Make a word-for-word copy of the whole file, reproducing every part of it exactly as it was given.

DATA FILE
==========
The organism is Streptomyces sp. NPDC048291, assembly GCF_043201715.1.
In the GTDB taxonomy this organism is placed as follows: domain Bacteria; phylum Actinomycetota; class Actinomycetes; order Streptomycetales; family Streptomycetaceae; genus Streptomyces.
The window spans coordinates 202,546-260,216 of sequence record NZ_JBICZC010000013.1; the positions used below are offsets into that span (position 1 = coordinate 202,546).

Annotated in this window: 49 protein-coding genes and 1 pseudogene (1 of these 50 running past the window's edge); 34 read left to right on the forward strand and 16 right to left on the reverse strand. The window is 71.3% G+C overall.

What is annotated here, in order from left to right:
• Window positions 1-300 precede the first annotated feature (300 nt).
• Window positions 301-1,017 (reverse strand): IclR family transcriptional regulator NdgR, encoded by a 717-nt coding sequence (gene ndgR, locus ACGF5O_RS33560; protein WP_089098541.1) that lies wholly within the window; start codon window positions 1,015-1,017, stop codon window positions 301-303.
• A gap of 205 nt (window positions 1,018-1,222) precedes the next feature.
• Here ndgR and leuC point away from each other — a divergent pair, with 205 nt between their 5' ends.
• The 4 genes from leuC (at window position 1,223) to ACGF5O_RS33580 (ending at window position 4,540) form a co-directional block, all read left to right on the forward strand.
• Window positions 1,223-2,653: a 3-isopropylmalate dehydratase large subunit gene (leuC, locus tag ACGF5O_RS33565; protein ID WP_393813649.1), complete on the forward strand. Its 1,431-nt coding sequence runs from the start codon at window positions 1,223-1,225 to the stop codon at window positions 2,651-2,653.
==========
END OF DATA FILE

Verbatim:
The organism is Streptomyces sp. NPDC048291, assembly GCF_043201715.1.
In the GTDB taxonomy this organism is placed as follows: domain Bacteria; phylum Actinomycetota; class Actinomycetes; order Streptomycetales; family Streptomycetaceae; genus Streptomyces.
The window spans coordinates 202,546-260,216 of sequence record NZ_JBICZC010000013.1; the positions used below are offsets into that span (position 1 = coordinate 202,546).

Annotated in this window: 49 protein-coding genes and 1 pseudogene (1 of these 50 running past the window's edge); 34 read left to right on the forward strand and 16 right to left on the reverse strand. The window is 71.3% G+C overall.

What is annotated here, in order from left to right:
• Window positions 1-300 precede the first annotated feature (300 nt).
• Window positions 301-1,017 (reverse strand): IclR family transcriptional regulator NdgR, encoded by a 717-nt coding sequence (gene ndgR, locus ACGF5O_RS33560; protein WP_089098541.1) that lies wholly within the window; start codon window positions 1,015-1,017, stop codon window positions 301-303.
• A gap of 205 nt (window positions 1,018-1,222) precedes the next feature.
• Here ndgR and leuC point away from each other — a divergent pair, with 205 nt between their 5' ends.
• The 4 genes from leuC (at window position 1,223) to ACGF5O_RS33580 (ending at window position 4,540) form a co-directional block, all read left to right on the forward strand.
• Window positions 1,223-2,653: a 3-isopropylmalate dehydratase large subunit gene (leuC, locus tag ACGF5O_RS33565; protein ID WP_393813649.1), complete on the forward strand. Its 1,431-nt coding sequence runs from the start codon at window positions 1,223-1,225 to the stop codon at window positions 2,651-2,653.